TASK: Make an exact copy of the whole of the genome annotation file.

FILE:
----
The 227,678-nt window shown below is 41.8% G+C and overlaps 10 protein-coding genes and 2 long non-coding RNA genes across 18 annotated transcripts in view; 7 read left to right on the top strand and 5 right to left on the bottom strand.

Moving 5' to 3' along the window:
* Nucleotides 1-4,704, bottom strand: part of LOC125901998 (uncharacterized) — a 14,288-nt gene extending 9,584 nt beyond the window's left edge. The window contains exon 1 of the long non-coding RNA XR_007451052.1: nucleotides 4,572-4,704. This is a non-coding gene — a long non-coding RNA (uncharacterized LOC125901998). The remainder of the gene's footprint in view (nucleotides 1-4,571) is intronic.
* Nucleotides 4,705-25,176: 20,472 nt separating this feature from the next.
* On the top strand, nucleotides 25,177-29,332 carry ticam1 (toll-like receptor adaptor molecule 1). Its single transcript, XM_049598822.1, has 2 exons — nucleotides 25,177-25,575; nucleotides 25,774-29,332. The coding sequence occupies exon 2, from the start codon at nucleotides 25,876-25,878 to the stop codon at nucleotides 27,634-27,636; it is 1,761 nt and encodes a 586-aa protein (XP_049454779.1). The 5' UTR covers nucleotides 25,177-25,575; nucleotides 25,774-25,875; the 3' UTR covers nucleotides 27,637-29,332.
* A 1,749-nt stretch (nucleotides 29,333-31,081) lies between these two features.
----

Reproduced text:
The 227,678-nt window shown below is 41.8% G+C and overlaps 10 protein-coding genes and 2 long non-coding RNA genes across 18 annotated transcripts in view; 7 read left to right on the top strand and 5 right to left on the bottom strand.

Moving 5' to 3' along the window:
* Nucleotides 1-4,704, bottom strand: part of LOC125901998 (uncharacterized) — a 14,288-nt gene extending 9,584 nt beyond the window's left edge. The window contains exon 1 of the long non-coding RNA XR_007451052.1: nucleotides 4,572-4,704. This is a non-coding gene — a long non-coding RNA (uncharacterized LOC125901998). The remainder of the gene's footprint in view (nucleotides 1-4,571) is intronic.
* Nucleotides 4,705-25,176: 20,472 nt separating this feature from the next.
* On the top strand, nucleotides 25,177-29,332 carry ticam1 (toll-like receptor adaptor molecule 1). Its single transcript, XM_049598822.1, has 2 exons — nucleotides 25,177-25,575; nucleotides 25,774-29,332. The coding sequence occupies exon 2, from the start codon at nucleotides 25,876-25,878 to the stop codon at nucleotides 27,634-27,636; it is 1,761 nt and encodes a 586-aa protein (XP_049454779.1). The 5' UTR covers nucleotides 25,177-25,575; nucleotides 25,774-25,875; the 3' UTR covers nucleotides 27,637-29,332.
* A 1,749-nt stretch (nucleotides 29,333-31,081) lies between these two features.